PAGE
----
Plant material and extraction
The tuberous root of L. spicata was purchased from a local market in Pingtung County (Taiwan) on May 2012. Plant identification was done by Professor Hong T.Y. (the Department of Biotechnology, Collage of Pharmacy and Health Care, Tajen University). Random amplified polymorphic DNA analysis of Liriopes Radix supplied was also performed to identify DNA polymorphisms. The voucher specimen (Lot No. LS20120523) has been deposited in our laboratory.
Preparation of PSLS was performed according to the previous study . The powdered material (200 g) was boiled in distilled water three times (1:4, 1:4, 1:2, w/v), 0.5 h each time. Each extract was then filtered and merged together. Phosphate buffer (pH 5.91) and 0.6 g of papain (12 u/mg, Biosharp, USA) were added into the extracts and kept in water-bath (45°C) for 2 h to remove proteins. After boiled for 5 min, the extracts were stored overnight at 4°C and filtered next morning. The filtrate was purified by using the mini pellicon system (ultrafiltration membrane Mw cut-off 1000, Millipore, USA) with 12 l distilled water. The retentate portion was concentrated and then separated in DEAE-cellulose 52 columns to remove pigments. The water eluted solution was concentrated and finally lyophilized (Alpha 2–4, Christ, Germany) and obtained 53.2 g of PSLR from 200 g powdered material. The sugar content of PSLR was 98.1% determined by anthrone-sulfuric acid method at 625 nm using fructose as standard .
Male Wistar rats (8–10 weeks of age, 200–250 g) were obtained from the Animal Center of National Cheng Kung University Medical College. To induce diabetes rats were given a single intravenous injection of 60 mg/kg streptozotocin (STZ; Sigma-Aldrich, Inc., Saint Louis, Missouri, USA). Animals were considered to be diabetic if they had plasma glucose concentrations of 350 mg/dl or greater, in addition to polyuria and other diabetic features. All studies were carried out two weeks after the injection of STZ. All animal procedures were performed according to the Guidelines for the Care and Use of Laboratory Animals of the National Institutes of Health (United States), as well as the guidelines of the Animal Welfare Act. These studies were conducted with the approval of the Institutional Animal Care and Use Committee (IACUC) at Tajen University (approval number: IACUC 100–29; approval date: December 22, 2011).
The selection of dosage regime for the present studies was according to the previous report that demonstrated administration with PSLR at 200 and 300 mg/kg for 4 weeks exerted potential effect in improving hyperglycemia in diabetic mice . In order to obtain the significant effect of PSLR on improvement of DN, STZ-diabetic rats were dosed by oral gavage once per day for eight weeks with PSLR doses of 200 or 300 mg/kg in a volume of 1.5 ml/kg distilled water. A vehicle-treated group of STZ-diabetic rats and normal rats was treated with 1.5 ml/kg distilled water only over the same treatment period. Animals received standard rat diet (Harlan Teklad, Madison, WI, USA; Cat. No. 2018) and water ad libitum throughout the entire treatment period. PSLR treatment was continued even though the plasma glucose of STZ-diabetic rats was lower than 350 mg/dl during the eight-week treatment period. The evening prior to blood sample collection animals were restricted to 3 g of chow (given at 18:00), which was consumed immediately, and thereafter had access to only water. The animals were transferred to metabolic cages (Shineteh Instruments Co., Ltd, Taipei, Taiwan) for urine collection 24 hours before sacrifice. Urine was collected under a layer of toluene (to inhibit bacteria growth) and stored at 4°C until analyzed. Toluene used had no detectable effect on the estimation of albumin and creatinine in the urines collected in the metabolism experiments.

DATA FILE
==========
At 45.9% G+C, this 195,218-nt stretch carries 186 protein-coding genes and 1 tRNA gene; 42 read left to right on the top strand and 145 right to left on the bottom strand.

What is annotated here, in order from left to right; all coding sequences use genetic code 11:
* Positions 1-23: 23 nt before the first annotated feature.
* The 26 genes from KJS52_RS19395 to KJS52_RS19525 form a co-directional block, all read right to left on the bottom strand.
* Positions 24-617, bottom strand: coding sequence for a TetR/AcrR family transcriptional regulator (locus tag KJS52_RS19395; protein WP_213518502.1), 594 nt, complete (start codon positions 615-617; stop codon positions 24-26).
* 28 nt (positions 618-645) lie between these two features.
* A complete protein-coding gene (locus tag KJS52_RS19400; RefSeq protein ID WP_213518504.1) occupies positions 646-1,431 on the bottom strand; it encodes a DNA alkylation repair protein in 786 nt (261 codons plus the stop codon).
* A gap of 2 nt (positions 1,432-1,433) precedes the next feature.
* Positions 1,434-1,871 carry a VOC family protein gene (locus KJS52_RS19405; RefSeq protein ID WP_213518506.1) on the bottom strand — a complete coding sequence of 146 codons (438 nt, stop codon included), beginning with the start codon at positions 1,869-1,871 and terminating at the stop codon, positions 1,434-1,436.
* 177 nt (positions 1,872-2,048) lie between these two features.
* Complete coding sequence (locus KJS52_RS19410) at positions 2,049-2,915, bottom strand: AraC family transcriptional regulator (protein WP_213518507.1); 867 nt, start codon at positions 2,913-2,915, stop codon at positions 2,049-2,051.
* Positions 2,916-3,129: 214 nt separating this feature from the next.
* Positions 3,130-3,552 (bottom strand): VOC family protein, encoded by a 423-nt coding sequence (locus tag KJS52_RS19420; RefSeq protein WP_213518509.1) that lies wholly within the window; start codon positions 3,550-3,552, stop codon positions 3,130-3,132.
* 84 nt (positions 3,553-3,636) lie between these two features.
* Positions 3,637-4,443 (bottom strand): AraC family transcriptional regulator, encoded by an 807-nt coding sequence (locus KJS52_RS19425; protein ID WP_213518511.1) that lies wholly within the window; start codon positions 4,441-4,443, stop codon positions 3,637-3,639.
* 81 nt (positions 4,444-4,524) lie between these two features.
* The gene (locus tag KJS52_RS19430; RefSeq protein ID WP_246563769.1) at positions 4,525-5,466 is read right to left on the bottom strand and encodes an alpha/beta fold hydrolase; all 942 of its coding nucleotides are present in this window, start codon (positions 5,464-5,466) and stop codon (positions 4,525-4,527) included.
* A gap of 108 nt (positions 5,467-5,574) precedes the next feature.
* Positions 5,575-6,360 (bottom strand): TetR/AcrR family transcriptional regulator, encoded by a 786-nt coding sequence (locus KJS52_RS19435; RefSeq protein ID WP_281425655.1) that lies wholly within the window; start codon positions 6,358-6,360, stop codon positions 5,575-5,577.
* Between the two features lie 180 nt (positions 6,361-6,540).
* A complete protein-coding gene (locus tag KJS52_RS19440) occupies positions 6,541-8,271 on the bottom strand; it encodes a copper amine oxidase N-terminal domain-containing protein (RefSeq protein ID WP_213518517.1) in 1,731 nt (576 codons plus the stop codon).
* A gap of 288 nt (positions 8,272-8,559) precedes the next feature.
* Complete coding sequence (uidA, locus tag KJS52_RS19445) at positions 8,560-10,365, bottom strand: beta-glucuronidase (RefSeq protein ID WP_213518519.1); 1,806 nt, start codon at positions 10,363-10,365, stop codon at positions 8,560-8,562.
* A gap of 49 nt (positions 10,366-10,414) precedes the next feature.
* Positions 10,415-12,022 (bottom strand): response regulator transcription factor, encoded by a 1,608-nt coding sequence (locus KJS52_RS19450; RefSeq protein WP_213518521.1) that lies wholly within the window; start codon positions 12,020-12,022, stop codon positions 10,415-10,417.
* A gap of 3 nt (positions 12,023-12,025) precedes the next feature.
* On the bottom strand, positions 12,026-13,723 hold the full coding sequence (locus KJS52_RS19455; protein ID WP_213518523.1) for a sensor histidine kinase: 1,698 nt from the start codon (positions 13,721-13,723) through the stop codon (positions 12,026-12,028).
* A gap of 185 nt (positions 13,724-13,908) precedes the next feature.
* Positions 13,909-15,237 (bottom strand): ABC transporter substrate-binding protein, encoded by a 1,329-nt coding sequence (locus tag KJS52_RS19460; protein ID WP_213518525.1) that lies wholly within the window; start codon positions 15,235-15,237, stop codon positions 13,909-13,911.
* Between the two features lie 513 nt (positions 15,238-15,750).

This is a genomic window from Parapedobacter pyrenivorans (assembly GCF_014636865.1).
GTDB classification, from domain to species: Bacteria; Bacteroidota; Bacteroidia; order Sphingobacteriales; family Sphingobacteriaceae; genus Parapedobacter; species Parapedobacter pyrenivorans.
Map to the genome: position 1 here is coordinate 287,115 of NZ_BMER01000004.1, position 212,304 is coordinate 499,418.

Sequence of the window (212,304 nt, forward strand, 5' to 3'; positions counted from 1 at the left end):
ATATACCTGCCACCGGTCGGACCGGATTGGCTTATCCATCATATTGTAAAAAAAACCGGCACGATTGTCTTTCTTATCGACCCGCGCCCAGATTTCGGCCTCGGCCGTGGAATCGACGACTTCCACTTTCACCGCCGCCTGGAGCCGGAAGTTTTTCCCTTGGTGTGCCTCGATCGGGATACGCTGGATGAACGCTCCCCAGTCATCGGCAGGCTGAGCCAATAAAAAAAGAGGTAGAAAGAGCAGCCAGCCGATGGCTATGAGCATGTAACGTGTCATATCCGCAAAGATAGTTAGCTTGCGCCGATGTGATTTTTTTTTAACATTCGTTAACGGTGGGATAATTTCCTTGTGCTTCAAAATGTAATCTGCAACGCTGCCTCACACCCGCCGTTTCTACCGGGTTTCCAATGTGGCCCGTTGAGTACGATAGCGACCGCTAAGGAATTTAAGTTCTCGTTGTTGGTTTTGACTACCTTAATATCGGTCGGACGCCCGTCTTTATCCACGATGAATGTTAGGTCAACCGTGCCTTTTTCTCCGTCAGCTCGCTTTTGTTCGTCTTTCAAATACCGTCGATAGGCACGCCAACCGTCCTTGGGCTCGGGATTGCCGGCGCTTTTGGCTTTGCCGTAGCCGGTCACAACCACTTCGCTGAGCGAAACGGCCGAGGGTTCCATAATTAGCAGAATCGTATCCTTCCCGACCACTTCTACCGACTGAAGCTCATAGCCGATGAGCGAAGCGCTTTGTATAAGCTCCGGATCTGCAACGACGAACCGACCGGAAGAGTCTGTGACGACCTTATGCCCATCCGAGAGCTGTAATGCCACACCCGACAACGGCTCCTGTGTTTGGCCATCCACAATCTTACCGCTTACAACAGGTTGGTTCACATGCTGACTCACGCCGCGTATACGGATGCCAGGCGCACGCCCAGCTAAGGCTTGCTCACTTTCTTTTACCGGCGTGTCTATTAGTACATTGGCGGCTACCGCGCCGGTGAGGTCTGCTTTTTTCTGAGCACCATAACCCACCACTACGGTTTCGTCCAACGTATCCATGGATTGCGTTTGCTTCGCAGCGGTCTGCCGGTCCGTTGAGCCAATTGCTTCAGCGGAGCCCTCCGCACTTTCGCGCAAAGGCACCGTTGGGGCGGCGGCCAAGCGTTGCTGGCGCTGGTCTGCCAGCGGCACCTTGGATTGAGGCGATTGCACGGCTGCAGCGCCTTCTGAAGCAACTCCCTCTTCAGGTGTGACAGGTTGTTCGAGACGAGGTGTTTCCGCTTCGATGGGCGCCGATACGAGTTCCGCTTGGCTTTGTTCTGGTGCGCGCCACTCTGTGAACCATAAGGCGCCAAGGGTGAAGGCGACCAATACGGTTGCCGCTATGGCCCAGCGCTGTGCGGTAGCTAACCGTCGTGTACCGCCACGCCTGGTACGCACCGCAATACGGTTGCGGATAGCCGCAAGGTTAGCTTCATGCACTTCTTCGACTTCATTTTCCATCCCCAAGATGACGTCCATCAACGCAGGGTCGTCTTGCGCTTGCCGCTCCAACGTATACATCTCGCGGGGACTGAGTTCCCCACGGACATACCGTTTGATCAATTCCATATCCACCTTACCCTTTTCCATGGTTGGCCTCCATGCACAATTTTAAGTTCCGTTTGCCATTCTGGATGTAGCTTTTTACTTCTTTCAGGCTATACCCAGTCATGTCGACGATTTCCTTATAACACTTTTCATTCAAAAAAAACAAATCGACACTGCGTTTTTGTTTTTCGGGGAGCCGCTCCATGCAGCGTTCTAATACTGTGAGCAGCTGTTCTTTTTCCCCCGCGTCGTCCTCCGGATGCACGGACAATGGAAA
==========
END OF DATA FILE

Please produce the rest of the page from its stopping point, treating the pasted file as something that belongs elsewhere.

At the end of the eight-week treatment, rats were sacrificed using an intraperitoneal injection of sodium pentobarbital (50 mg/kg). The kidneys were dissected and rinsed with cold isotonic saline and weighed. An index of renal hypertrophy was estimated by comparing the wet weight of the left kidney to total body weight. The cortical tissues from right kidney were stored immediately at -80°C in liquid nitrogen for biochemical determinations and Western blot analyses. Other kidney tissues were fixed in 10% neutralized formalin for histology and immunohistochemistry.